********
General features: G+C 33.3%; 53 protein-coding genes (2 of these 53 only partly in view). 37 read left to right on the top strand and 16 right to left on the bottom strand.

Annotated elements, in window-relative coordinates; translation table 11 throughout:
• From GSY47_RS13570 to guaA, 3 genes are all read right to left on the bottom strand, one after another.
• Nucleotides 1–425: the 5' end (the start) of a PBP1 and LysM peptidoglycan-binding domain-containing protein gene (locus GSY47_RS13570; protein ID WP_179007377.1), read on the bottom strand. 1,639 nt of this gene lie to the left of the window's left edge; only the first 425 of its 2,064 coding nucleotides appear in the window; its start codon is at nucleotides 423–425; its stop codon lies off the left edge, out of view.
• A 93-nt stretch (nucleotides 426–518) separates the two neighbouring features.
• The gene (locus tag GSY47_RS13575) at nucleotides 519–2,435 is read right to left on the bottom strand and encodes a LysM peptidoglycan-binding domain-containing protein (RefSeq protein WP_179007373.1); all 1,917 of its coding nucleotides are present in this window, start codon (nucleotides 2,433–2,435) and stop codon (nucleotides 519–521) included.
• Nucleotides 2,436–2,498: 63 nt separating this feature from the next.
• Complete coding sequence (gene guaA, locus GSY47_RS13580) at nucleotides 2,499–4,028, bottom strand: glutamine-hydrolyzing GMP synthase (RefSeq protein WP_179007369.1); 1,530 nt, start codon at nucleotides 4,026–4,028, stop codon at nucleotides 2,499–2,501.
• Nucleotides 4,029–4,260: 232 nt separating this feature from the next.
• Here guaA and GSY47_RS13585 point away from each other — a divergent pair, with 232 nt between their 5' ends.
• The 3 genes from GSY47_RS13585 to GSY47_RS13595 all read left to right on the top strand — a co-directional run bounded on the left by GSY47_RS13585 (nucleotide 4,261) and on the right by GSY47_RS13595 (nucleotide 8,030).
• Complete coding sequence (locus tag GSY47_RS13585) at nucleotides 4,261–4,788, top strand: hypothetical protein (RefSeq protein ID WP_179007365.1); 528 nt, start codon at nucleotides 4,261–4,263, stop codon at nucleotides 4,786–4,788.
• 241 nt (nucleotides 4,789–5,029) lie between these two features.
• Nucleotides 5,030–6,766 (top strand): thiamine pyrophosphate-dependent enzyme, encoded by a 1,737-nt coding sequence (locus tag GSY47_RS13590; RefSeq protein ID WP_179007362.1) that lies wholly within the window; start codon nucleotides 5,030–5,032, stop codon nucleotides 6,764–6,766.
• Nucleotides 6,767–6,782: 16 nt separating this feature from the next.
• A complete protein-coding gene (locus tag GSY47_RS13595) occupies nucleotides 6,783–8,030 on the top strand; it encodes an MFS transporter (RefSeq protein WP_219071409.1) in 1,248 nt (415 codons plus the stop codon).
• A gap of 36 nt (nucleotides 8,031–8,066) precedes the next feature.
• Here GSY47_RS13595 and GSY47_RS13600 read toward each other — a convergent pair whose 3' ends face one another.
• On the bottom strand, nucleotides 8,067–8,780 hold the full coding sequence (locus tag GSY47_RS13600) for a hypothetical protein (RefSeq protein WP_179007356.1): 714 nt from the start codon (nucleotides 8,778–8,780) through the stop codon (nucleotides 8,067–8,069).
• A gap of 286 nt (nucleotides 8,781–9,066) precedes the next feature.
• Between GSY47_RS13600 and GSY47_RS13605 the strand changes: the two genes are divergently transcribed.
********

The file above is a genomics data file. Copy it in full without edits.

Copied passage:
General features: G+C 33.3%; 53 protein-coding genes (2 of these 53 only partly in view). 37 read left to right on the top strand and 16 right to left on the bottom strand.

Annotated elements, in window-relative coordinates; translation table 11 throughout:
• From GSY47_RS13570 to guaA, 3 genes are all read right to left on the bottom strand, one after another.
• Nucleotides 1–425: the 5' end (the start) of a PBP1 and LysM peptidoglycan-binding domain-containing protein gene (locus GSY47_RS13570; protein ID WP_179007377.1), read on the bottom strand. 1,639 nt of this gene lie to the left of the window's left edge; only the first 425 of its 2,064 coding nucleotides appear in the window; its start codon is at nucleotides 423–425; its stop codon lies off the left edge, out of view.
• A 93-nt stretch (nucleotides 426–518) separates the two neighbouring features.
• The gene (locus tag GSY47_RS13575) at nucleotides 519–2,435 is read right to left on the bottom strand and encodes a LysM peptidoglycan-binding domain-containing protein (RefSeq protein WP_179007373.1); all 1,917 of its coding nucleotides are present in this window, start codon (nucleotides 2,433–2,435) and stop codon (nucleotides 519–521) included.
• Nucleotides 2,436–2,498: 63 nt separating this feature from the next.
• Complete coding sequence (gene guaA, locus GSY47_RS13580) at nucleotides 2,499–4,028, bottom strand: glutamine-hydrolyzing GMP synthase (RefSeq protein WP_179007369.1); 1,530 nt, start codon at nucleotides 4,026–4,028, stop codon at nucleotides 2,499–2,501.
• Nucleotides 4,029–4,260: 232 nt separating this feature from the next.
• Here guaA and GSY47_RS13585 point away from each other — a divergent pair, with 232 nt between their 5' ends.
• The 3 genes from GSY47_RS13585 to GSY47_RS13595 all read left to right on the top strand — a co-directional run bounded on the left by GSY47_RS13585 (nucleotide 4,261) and on the right by GSY47_RS13595 (nucleotide 8,030).
• Complete coding sequence (locus tag GSY47_RS13585) at nucleotides 4,261–4,788, top strand: hypothetical protein (RefSeq protein ID WP_179007365.1); 528 nt, start codon at nucleotides 4,261–4,263, stop codon at nucleotides 4,786–4,788.
• 241 nt (nucleotides 4,789–5,029) lie between these two features.
• Nucleotides 5,030–6,766 (top strand): thiamine pyrophosphate-dependent enzyme, encoded by a 1,737-nt coding sequence (locus tag GSY47_RS13590; RefSeq protein ID WP_179007362.1) that lies wholly within the window; start codon nucleotides 5,030–5,032, stop codon nucleotides 6,764–6,766.
• Nucleotides 6,767–6,782: 16 nt separating this feature from the next.
• A complete protein-coding gene (locus tag GSY47_RS13595) occupies nucleotides 6,783–8,030 on the top strand; it encodes an MFS transporter (RefSeq protein WP_219071409.1) in 1,248 nt (415 codons plus the stop codon).
• A gap of 36 nt (nucleotides 8,031–8,066) precedes the next feature.
• Here GSY47_RS13595 and GSY47_RS13600 read toward each other — a convergent pair whose 3' ends face one another.
• On the bottom strand, nucleotides 8,067–8,780 hold the full coding sequence (locus tag GSY47_RS13600) for a hypothetical protein (RefSeq protein WP_179007356.1): 714 nt from the start codon (nucleotides 8,778–8,780) through the stop codon (nucleotides 8,067–8,069).
• A gap of 286 nt (nucleotides 8,781–9,066) precedes the next feature.
• Between GSY47_RS13600 and GSY47_RS13605 the strand changes: the two genes are divergently transcribed.